Last year was a terrible one for British brewing and especially for pubs, hundreds of which closed down in the face of declining beer sales. The campaign to save the British pub is gathering pace and here are a few links, from trade, mainstream press, and blogs:
The Morning Advertiser reports that Paul Weller, Suggs, and Gruff Rhys have joined Paul Moody and Robin Turner in their campaign to save the great British boozer. I spoke with Paul on Liverpool’s City Talk radio station before Christmas and he talked a lot of sense. He and Robin Turner have published a book The Rough Pub Guide: A Celebration of the Great British Boozer and they also have a lively campaign blog.
On Wednesday in The Guardian Johnathan Glancey celebrated the glorious architecture of Victorian breweries and lamented their closure. The piece is rather London-centric (and there’s no mention of Robert Cain’s cathedral of ale):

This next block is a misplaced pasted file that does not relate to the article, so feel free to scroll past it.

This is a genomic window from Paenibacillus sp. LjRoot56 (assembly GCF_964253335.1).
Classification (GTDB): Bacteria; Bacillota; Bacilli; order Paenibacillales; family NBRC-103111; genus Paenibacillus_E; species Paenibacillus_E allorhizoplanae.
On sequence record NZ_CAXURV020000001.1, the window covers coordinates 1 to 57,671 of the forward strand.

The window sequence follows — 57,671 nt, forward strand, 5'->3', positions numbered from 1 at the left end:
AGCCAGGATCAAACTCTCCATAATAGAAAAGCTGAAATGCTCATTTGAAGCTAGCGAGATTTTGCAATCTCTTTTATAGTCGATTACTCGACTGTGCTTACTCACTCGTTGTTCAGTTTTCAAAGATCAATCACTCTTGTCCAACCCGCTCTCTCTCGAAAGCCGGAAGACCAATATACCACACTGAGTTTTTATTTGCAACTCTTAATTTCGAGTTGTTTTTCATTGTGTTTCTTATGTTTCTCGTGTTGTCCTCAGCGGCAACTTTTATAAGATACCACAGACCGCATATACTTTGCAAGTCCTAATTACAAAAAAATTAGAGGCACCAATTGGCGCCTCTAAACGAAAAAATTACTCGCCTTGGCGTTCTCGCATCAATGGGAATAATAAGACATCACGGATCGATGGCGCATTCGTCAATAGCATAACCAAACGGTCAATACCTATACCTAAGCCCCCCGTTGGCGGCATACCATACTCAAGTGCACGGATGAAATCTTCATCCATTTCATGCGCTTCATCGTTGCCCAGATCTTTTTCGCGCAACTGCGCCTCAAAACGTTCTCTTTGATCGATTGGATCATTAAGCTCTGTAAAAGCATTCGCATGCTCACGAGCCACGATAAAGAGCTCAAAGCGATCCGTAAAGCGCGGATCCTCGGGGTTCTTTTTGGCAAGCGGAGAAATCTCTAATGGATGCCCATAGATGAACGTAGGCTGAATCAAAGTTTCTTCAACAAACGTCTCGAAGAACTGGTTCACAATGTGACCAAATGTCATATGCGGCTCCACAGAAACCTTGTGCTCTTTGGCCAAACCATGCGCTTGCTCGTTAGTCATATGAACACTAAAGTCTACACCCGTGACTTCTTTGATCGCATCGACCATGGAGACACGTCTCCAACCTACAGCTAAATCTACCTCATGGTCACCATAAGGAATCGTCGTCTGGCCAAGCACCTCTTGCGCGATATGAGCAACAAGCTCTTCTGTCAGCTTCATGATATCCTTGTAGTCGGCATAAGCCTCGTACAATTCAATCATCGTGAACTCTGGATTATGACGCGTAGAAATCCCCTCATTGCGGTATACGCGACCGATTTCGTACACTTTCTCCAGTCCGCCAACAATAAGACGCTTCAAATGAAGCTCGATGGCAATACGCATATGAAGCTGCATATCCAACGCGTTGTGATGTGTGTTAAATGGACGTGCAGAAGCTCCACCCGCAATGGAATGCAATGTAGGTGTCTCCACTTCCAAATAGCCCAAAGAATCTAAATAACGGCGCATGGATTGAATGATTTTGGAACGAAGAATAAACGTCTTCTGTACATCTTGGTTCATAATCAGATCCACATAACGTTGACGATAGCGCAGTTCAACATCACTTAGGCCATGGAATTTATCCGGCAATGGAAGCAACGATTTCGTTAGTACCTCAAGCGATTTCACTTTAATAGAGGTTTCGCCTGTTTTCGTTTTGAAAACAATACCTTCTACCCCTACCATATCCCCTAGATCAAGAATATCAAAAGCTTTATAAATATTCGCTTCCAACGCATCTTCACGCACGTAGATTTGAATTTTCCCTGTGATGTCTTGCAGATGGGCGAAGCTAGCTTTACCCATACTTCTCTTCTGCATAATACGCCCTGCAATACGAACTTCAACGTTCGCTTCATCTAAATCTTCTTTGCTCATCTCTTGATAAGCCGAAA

Will anyone really regret the closure of the Stag Brewery in Mortlake, a Thamesside suburb between Barnes and Richmond, next year? Those who work there will, of course, but not, I think it’s fair to say, the vast majority of British ale fans. Although beer has been brewed on this site since the 15th century – pretty much since brewing with hops began in England – in recent years the Stag has been churning out Budweiser, Bud Ice and Michelob for InBev, a Belgian-based multinational. [Link]
Meanwhile the Southport Drinker reports that Lancashire County Council has vowed to make sure that pints remain pints and that drinkers are delivered of the full measure at the bar.